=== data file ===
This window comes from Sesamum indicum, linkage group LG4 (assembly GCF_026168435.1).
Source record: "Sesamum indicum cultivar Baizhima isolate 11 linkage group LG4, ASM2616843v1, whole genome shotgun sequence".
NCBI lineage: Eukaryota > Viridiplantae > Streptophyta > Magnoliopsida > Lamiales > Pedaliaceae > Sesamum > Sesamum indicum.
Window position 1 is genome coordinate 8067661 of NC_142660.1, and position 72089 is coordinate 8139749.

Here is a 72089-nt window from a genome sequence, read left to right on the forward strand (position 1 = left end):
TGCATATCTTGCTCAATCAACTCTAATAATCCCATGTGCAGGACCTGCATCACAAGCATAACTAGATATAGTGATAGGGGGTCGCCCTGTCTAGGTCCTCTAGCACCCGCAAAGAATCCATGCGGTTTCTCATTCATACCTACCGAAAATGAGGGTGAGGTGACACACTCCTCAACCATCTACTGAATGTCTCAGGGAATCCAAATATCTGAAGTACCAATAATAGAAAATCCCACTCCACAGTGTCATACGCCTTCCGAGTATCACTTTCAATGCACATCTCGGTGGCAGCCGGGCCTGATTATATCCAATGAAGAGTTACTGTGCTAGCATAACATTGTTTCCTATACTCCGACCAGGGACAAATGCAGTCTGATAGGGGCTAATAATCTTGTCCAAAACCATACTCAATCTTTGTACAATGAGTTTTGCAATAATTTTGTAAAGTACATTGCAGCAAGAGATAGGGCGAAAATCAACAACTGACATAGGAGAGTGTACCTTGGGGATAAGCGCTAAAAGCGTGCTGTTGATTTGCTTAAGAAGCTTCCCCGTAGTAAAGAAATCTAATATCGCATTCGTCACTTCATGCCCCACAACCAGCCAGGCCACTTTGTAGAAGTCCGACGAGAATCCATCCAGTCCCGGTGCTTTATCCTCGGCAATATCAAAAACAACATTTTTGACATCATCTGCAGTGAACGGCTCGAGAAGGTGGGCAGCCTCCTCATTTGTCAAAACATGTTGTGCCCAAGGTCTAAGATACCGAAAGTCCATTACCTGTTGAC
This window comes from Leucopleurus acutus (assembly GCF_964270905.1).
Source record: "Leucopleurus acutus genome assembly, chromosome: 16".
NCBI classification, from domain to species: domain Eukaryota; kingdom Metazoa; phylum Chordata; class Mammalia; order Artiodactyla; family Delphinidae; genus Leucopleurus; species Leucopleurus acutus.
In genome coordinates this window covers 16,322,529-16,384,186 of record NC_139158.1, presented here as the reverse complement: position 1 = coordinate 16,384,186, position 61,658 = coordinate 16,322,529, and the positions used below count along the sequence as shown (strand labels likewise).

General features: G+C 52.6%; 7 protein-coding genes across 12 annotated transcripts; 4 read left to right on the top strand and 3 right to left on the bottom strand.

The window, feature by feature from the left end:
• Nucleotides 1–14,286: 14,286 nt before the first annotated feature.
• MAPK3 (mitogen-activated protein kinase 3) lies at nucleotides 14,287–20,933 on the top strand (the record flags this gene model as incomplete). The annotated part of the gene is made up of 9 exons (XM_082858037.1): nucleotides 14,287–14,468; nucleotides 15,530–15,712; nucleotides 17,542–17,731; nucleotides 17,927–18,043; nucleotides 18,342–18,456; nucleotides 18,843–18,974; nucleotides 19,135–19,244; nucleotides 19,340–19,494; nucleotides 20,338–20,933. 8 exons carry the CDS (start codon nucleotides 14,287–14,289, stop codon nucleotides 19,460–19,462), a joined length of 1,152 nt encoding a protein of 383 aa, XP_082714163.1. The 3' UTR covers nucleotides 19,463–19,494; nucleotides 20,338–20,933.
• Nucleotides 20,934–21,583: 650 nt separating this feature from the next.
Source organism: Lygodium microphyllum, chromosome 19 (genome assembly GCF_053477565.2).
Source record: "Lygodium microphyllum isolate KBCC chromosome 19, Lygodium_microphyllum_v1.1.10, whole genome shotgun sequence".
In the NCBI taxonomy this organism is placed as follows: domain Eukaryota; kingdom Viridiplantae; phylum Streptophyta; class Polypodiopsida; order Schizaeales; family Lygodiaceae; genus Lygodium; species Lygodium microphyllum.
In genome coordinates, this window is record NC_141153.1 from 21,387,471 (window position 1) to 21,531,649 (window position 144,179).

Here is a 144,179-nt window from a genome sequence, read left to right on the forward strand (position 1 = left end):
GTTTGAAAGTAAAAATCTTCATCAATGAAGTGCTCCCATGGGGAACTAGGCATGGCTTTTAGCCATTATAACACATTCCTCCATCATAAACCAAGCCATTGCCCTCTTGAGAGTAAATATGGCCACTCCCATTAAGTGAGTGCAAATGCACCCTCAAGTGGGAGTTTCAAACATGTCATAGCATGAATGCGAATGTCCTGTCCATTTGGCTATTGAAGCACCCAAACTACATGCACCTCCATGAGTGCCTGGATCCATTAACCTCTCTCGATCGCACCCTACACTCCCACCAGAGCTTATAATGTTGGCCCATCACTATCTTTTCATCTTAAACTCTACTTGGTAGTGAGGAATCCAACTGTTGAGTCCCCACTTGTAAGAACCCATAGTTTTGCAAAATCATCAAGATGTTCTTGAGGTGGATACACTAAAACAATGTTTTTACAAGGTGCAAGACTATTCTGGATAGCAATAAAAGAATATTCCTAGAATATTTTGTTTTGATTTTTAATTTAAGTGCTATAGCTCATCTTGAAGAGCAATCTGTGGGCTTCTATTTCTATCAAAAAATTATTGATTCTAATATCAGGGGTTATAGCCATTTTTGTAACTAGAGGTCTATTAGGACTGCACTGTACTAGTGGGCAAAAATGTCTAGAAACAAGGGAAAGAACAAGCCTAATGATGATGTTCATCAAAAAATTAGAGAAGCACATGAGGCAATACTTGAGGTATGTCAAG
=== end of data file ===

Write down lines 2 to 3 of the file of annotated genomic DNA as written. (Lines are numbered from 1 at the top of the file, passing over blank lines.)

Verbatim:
Source record: "Sesamum indicum cultivar Baizhima isolate 11 linkage group LG4, ASM2616843v1, whole genome shotgun sequence".
NCBI lineage: Eukaryota > Viridiplantae > Streptophyta > Magnoliopsida > Lamiales > Pedaliaceae > Sesamum > Sesamum indicum.